Mathematics Stack Exchange is a question and answer site for people studying math at any level and professionals in related fields. Join them; it only takes a minute:

Sign up
Here's how it works:
  1. Anybody can ask a question
  2. Anybody can answer
  3. The best answers are voted up and rise to the top

i've constructed a couple of equalizers in the category of sets/graphs. If anyone could tell me if my equalizers turned out right, that would be very much appreciated.

example of an equalizer in the category of sets

O1 = {a1, a2, a3, a4} --set 1
O2 = {b1, b2, b3, b4} --set 2
f12 = {(a1->b1), (a2->b2), (a3->b3), (a4->b4)} --set morphism 1
g12 = {(a1->b1), (a2->b1), (a3->b2), (a4->b4)} --set morphism 2

solution (correct?)
eq_kernel = {a1, a4}
eq_injection = {(a1->a1), (a4->a4)}

example of an equalizer in the category of graphs

graph object 1
GO1 = (E1,V1,SRC1,TGT1) -- graph object
E1 = {e11, e12} -- edges
V1 = {v11, v12} -- vertices
SRC1 = {(e12->v12), (e11->v11)} -- source
TGT1 = {(e12->v12), (e11->v11)} -- target

graph object 2
GO2 = (E2,V2,SRC2,TGT2) -- graph object
E2 = {e21, e22} -- edges
V2 = {v21, v22} -- vertices
SRC2 = {(e22->v22), (e21->v21)} -- source
TGT2 = {(e22->v22), (e21->v21)} -- target

gmorph1 = (Dom1, EdgeArrow1, NodeArrow1, Codom1)
Dom1 = GO1
EdgeArrow1 = {(e12->e22), (e11->e21)}
NodeArrow1 = {(v12->v22), (v11->v21)}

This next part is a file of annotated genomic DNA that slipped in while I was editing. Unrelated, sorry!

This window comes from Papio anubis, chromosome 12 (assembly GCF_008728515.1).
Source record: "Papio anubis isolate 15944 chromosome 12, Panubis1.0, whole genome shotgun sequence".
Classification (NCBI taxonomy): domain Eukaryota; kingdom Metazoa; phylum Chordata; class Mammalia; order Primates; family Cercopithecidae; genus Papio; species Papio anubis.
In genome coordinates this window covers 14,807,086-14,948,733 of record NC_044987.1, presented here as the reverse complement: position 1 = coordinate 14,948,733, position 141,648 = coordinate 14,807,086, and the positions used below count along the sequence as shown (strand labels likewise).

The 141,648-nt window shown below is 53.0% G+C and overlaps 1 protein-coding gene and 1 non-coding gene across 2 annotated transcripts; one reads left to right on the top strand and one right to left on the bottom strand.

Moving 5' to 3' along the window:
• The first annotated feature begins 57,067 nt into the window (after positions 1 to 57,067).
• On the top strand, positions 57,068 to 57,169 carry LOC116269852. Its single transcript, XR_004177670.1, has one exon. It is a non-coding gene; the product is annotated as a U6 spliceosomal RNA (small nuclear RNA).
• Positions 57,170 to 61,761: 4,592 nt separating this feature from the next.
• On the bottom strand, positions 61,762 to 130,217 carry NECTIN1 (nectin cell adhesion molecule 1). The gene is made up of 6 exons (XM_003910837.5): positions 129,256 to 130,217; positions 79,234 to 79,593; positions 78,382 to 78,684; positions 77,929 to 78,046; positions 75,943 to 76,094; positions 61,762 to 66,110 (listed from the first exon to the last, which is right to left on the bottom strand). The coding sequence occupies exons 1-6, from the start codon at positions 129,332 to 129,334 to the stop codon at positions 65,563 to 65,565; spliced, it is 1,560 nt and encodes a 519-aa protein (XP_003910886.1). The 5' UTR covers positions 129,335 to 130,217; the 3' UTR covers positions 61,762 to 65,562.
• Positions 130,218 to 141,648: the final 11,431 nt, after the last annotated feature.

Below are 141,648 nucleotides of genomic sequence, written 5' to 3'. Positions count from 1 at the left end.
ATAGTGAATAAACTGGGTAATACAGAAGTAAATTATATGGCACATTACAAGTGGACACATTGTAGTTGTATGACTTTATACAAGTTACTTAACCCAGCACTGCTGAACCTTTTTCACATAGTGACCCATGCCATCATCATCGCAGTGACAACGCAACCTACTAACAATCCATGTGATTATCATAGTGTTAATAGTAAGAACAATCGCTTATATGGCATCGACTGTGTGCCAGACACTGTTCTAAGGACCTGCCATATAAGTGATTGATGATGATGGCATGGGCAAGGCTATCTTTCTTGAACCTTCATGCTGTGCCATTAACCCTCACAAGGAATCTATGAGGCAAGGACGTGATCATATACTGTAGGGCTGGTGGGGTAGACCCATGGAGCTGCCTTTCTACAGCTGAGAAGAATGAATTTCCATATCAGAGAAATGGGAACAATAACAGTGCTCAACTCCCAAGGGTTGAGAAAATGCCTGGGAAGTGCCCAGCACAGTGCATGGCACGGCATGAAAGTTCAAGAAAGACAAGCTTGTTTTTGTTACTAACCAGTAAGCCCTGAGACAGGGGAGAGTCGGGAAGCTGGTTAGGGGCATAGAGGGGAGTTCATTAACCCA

Codom1 = GO2

gmorph2 = (Dom2, EdgeArrow2, NodeArrow2, Codom2)
Dom2 = GO1
EdgeArrow2 = {(e12->e21), (e11->e21)}
NodeArrow2 = {(v12->v21), (v11->v21)}
Codom2 = GO2

solution (correct?)

EEQ = {e11} -- edges
VEQ = {v11} -- vertices
SRCEQ = {(e11->v11)} -- source
TGTEQ = {(e11->v11)} -- target

EQ_INJECTION = (DomEQ, EdgeArrowEQ, NodeArrowEQ, CodomEQ)
EdgeArrowEQ = {(e11->e11)}
NodeArrowEQ = {(v11->v11)}


share|cite|improve this question

So both your examples are correct. The way you wrote all that is really dense and more complicated than need be though.

share|cite|improve this answer
Thanks a lot, David! How would I go about writing it less complicated? – spirit Mar 29 '11 at 19:26
Using latex and a more standard mathematical presentation style. In particular, don't be afraid to write sentences. – BBischof Jul 23 '11 at 14:09

Your Answer


By posting your answer, you agree to the privacy policy and terms of service.

Not the answer you're looking for? Browse other questions tagged or ask your own question.